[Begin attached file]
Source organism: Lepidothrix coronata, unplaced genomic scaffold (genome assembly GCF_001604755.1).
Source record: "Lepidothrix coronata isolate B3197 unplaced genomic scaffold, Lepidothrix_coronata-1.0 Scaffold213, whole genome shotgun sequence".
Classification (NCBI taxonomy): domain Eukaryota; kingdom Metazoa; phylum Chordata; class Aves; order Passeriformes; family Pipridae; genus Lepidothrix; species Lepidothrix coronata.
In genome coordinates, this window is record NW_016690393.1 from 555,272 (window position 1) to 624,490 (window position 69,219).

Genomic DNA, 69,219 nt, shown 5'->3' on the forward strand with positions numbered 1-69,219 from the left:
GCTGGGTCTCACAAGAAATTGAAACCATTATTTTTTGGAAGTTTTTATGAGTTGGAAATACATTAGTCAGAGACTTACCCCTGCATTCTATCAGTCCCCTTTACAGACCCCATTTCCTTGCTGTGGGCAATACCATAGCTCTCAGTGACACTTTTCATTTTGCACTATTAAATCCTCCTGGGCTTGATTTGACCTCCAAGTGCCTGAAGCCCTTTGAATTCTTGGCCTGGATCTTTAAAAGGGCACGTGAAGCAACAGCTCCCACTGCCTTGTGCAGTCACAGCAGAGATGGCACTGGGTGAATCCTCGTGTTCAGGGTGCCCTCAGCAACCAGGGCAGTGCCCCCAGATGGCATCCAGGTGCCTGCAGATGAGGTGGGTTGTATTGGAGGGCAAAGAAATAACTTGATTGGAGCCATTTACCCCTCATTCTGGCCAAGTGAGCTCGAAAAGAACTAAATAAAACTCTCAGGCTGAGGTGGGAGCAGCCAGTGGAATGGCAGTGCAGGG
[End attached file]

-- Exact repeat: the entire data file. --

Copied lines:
Source organism: Lepidothrix coronata, unplaced genomic scaffold (genome assembly GCF_001604755.1).
Source record: "Lepidothrix coronata isolate B3197 unplaced genomic scaffold, Lepidothrix_coronata-1.0 Scaffold213, whole genome shotgun sequence".
Classification (NCBI taxonomy): domain Eukaryota; kingdom Metazoa; phylum Chordata; class Aves; order Passeriformes; family Pipridae; genus Lepidothrix; species Lepidothrix coronata.
In genome coordinates, this window is record NW_016690393.1 from 555,272 (window position 1) to 624,490 (window position 69,219).

Genomic DNA, 69,219 nt, shown 5'->3' on the forward strand with positions numbered 1-69,219 from the left:
GCTGGGTCTCACAAGAAATTGAAACCATTATTTTTTGGAAGTTTTTATGAGTTGGAAATACATTAGTCAGAGACTTACCCCTGCATTCTATCAGTCCCCTTTACAGACCCCATTTCCTTGCTGTGGGCAATACCATAGCTCTCAGTGACACTTTTCATTTTGCACTATTAAATCCTCCTGGGCTTGATTTGACCTCCAAGTGCCTGAAGCCCTTTGAATTCTTGGCCTGGATCTTTAAAAGGGCACGTGAAGCAACAGCTCCCACTGCCTTGTGCAGTCACAGCAGAGATGGCACTGGGTGAATCCTCGTGTTCAGGGTGCCCTCAGCAACCAGGGCAGTGCCCCCAGATGGCATCCAGGTGCCTGCAGATGAGGTGGGTTGTATTGGAGGGCAAAGAAATAACTTGATTGGAGCCATTTACCCCTCATTCTGGCCAAGTGAGCTCGAAAAGAACTAAATAAAACTCTCAGGCTGAGGTGGGAGCAGCCAGTGGAATGGCAGTGCAGGG